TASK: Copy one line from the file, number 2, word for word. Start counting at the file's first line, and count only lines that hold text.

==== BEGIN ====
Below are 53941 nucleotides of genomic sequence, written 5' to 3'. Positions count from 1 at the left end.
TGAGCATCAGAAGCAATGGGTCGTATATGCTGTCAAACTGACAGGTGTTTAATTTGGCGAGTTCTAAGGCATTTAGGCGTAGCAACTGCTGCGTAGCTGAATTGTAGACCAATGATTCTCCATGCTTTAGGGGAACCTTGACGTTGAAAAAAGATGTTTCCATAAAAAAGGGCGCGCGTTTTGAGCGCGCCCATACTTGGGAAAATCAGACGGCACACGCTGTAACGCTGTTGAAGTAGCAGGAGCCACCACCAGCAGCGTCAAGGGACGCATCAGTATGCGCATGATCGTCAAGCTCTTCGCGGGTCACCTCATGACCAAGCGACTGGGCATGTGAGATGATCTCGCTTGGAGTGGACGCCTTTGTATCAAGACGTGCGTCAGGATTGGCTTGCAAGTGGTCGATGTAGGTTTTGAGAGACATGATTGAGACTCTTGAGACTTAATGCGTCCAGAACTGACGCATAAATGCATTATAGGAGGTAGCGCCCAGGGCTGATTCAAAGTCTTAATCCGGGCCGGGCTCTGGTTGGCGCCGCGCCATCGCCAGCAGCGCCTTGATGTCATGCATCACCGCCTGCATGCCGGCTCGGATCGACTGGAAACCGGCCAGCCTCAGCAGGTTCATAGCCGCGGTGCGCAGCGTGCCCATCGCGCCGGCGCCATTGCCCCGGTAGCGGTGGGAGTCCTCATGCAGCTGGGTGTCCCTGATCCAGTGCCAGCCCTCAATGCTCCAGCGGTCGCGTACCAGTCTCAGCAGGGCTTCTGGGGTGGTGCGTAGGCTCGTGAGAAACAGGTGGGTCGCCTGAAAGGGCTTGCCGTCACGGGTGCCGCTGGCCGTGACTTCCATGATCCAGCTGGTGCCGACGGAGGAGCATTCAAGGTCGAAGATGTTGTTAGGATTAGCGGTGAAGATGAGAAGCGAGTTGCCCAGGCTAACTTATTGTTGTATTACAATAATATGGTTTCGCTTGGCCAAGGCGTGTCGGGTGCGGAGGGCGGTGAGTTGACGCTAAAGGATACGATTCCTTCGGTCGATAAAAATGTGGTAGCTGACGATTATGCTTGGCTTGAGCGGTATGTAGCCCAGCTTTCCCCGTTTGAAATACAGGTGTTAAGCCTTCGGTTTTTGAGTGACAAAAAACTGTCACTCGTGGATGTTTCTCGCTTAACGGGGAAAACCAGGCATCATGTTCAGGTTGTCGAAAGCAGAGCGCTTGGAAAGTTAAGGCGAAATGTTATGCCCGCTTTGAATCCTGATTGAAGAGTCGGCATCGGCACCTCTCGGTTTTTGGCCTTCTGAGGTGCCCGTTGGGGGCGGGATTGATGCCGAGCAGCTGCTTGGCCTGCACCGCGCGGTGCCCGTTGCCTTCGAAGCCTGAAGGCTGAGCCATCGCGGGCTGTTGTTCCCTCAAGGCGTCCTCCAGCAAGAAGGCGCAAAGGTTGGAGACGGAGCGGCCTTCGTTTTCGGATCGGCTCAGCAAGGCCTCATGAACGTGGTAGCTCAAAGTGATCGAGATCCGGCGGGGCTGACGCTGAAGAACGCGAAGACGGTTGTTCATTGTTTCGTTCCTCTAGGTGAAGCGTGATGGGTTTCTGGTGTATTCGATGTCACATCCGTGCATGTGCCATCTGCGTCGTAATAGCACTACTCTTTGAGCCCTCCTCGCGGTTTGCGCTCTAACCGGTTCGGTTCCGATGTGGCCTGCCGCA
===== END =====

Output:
TGAGCATCAGAAGCAATGGGTCGTATATGCTGTCAAACTGACAGGTGTTTAATTTGGCGAGTTCTAAGGCATTTAGGCGTAGCAACTGCTGCGTAGCTGAATTGTAGACCAATGATTCTCCATGCTTTAGGGGAACCTTGACGTTGAAAAAAGATGTTTCCATAAAAAAGGGCGCGCGTTTTGAGCGCGCCCATACTTGGGAAAATCAGACGGCACACGCTGTAACGCTGTTGAAGTAGCAGGAGCCACCACCAGCAGCGTCAAGGGACGCATCAGTATGCGCATGATCGTCAAGCTCTTCGCGGGTCACCTCATGACCAAGCGACTGGGCATGTGAGATGATCTCGCTTGGAGTGGACGCCTTTGTATCAAGACGTGCGTCAGGATTGGCTTGCAAGTGGTCGATGTAGGTTTTGAGAGACATGATTGAGACTCTTGAGACTTAATGCGTCCAGAACTGACGCATAAATGCATTATAGGAGGTAGCGCCCAGGGCTGATTCAAAGTCTTAATCCGGGCCGGGCTCTGGTTGGCGCCGCGCCATCGCCAGCAGCGCCTTGATGTCATGCATCACCGCCTGCATGCCGGCTCGGATCGACTGGAAACCGGCCAGCCTCAGCAGGTTCATAGCCGCGGTGCGCAGCGTGCCCATCGCGCCGGCGCCATTGCCCCGGTAGCGGTGGGAGTCCTCATGCAGCTGGGTGTCCCTGATCCAGTGCCAGCCCTCAATGCTCCAGCGGTCGCGTACCAGTCTCAGCAGGGCTTCTGGGGTGGTGCGTAGGCTCGTGAGAAACAGGTGGGTCGCCTGAAAGGGCTTGCCGTCACGGGTGCCGCTGGCCGTGACTTCCATGATCCAGCTGGTGCCGACGGAGGAGCATTCAAGGTCGAAGATGTTGTTAGGATTAGCGGTGAAGATGAGAAGCGAGTTGCCCAGGCTAACTTATTGTTGTATTACAATAATATGGTTTCGCTTGGCCAAGGCGTGTCGGGTGCGGAGGGCGGTGAGTTGACGCTAAAGGATACGATTCCTTCGGTCGATAAAAATGTGGTAGCTGACGATTATGCTTGGCTTGAGCGGTATGTAGCCCAGCTTTCCCCGTTTGAAATACAGGTGTTAAGCCTTCGGTTTTTGAGTGACAAAAAACTGTCACTCGTGGATGTTTCTCGCTTAACGGGGAAAACCAGGCATCATGTTCAGGTTGTCGAAAGCAGAGCGCTTGGAAAGTTAAGGCGAAATGTTATGCCCGCTTTGAATCCTGATTGAAGAGTCGGCATCGGCACCTCTCGGTTTTTGGCCTTCTGAGGTGCCCGTTGGGGGCGGGATTGATGCCGAGCAGCTGCTTGGCCTGCACCGCGCGGTGCCCGTTGCCTTCGAAGCCTGAAGGCTGAGCCATCGCGGGCTGTTGTTCCCTCAAGGCGTCCTCCAGCAAGAAGGCGCAAAGGTTGGAGACGGAGCGGCCTTCGTTTTCGGATCGGCTCAGCAAGGCCTCATGAACGTGGTAGCTCAAAGTGATCGAGATCCGGCGGGGCTGACGCTGAAGAACGCGAAGACGGTTGTTCATTGTTTCGTTCCTCTAGGTGAAGCGTGATGGGTTTCTGGTGTATTCGATGTCACATCCGTGCATGTGCCATCTGCGTCGTAATAGCACTACTCTTTGAGCCCTCCTCGCGGTTTGCGCTCTAACCGGTTCGGTTCCGATGTGGCCTGCCGCA